Technical issues made life difficult for Mark Webber at the Buddh International Circuit, as his Renault manufactured KERS gave him many problems, from lap 20 onwards his KERS system worked intermittently, which is a problem on the Indian track with its 1.2km long back straight.
“I couldn’t have done much more in the race. I got the maximum out of the car, but you can’t really compete without KERS on a track like this. It’s not Monaco; the straights are long and you need KERS. We had to manage the situation throughout the race,” Webber said.
Before the problems with his KERS system, Webber was able to keep up with his team mate Sebastian Vettel, but without KERS it was not only difficult to defend his position on the long straights, but as it is charged through the rear wheels under braking, it also affected the balance of his car.
Webber kept Fernando Alonso at bay by gaining as much time as he could in the middle sector, and then had a buffer which prevented Alonso from overtaking him on the back straight. But he did have some problems with the back markers.
“You don’t want back markers in sector two at this track,” Webber said. “There are some quick corners there and if you meet someone in the wrong place, you can lose 1.5s before you know it. When you’ve got a guy like Fernando on your tail, you can’t afford to let up for a minute.”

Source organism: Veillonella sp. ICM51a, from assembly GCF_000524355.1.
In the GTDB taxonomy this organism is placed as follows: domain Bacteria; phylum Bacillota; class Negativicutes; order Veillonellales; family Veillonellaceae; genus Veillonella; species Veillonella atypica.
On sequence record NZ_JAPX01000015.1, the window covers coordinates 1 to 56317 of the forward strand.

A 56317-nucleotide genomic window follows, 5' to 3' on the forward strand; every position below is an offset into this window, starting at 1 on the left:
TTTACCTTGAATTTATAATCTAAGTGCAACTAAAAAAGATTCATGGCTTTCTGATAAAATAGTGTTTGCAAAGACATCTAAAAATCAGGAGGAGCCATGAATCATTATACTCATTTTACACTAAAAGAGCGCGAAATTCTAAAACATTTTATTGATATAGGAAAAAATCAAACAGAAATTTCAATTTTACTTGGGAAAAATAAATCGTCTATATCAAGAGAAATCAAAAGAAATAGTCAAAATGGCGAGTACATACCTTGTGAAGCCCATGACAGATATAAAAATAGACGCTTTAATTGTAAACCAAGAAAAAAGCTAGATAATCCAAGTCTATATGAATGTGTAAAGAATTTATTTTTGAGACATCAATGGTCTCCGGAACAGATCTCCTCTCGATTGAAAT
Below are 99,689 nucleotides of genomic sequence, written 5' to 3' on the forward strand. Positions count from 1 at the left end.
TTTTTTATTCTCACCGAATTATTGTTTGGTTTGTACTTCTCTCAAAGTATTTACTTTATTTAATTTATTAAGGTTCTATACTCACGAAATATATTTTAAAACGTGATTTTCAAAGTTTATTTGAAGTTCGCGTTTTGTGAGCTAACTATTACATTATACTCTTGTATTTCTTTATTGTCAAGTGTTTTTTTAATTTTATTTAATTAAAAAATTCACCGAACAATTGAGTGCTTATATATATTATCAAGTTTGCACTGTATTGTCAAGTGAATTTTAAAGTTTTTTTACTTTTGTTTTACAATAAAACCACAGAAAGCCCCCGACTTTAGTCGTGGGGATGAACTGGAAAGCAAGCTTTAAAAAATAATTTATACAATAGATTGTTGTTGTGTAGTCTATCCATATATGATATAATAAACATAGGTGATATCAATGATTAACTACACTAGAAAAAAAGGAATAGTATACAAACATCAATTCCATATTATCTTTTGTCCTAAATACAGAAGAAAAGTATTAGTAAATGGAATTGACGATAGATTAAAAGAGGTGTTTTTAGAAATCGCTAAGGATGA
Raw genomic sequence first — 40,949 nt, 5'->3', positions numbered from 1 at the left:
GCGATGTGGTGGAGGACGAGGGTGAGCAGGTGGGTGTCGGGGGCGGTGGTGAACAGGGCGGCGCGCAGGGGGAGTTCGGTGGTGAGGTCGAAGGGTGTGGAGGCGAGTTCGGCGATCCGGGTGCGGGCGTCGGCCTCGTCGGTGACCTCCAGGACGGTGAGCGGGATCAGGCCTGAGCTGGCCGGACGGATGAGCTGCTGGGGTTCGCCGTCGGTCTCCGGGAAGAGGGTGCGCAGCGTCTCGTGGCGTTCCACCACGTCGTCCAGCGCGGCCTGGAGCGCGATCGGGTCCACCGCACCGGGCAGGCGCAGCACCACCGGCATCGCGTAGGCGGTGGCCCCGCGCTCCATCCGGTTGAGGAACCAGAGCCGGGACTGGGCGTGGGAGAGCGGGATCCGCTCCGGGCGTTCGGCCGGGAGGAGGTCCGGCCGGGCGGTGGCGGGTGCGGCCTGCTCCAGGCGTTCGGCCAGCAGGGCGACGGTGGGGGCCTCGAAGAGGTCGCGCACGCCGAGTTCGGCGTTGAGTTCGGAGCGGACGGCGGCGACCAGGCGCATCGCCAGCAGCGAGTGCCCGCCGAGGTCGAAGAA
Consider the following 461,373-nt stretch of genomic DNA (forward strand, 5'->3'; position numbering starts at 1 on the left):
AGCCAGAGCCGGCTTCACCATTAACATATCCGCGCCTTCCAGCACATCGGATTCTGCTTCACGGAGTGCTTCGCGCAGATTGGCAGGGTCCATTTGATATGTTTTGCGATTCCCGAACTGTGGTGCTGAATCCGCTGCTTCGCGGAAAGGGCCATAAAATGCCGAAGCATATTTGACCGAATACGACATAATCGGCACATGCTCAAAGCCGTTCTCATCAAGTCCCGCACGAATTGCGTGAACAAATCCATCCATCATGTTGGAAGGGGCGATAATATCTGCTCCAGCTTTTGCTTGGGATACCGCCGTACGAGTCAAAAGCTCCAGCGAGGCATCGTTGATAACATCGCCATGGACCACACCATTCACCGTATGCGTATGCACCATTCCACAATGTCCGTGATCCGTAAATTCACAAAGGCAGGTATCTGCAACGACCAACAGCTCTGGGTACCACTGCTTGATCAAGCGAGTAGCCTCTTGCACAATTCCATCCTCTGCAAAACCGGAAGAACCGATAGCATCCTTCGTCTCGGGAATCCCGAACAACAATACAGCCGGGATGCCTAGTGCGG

Despite his problems, Webber was still happy with his third place although Lewis Hamilton came every close near the end of the race. “Lewis was in a nice rhythm and closing me down. I was pleased to see him make a mistake on lap 58 because I needed to keep him out of my DRS zone for as long as possible. That gave me a bit of breathing space; if there had been another two laps, I think he would have got me.”
Tonight Webber will already fly to Dubai to prepare for the Abu Dhabi Grand Prix next weekend. These back-to-back races are quite intense,” said Webber. “But I like the Middle East, even if Yas Marina isn’t my favourite racetrack. The car has performed well for the past few races, so I hope we’ll be competitive there. I’m looking forward to it!”
By Berthold Bouman
The United States Grand Prix at the Circuit of the Americas (COTA) is not only a leap into the unknown for Formula One drivers and teams, but also for Formula One’s sole tyre supplier Pirelli. The Italian company has allocated the Medium and Hard tyre compounds for the inaugural US Grand Prix, the hardest tyres in their range, and a ‘relatively conservative choice’ Pirelli admitted.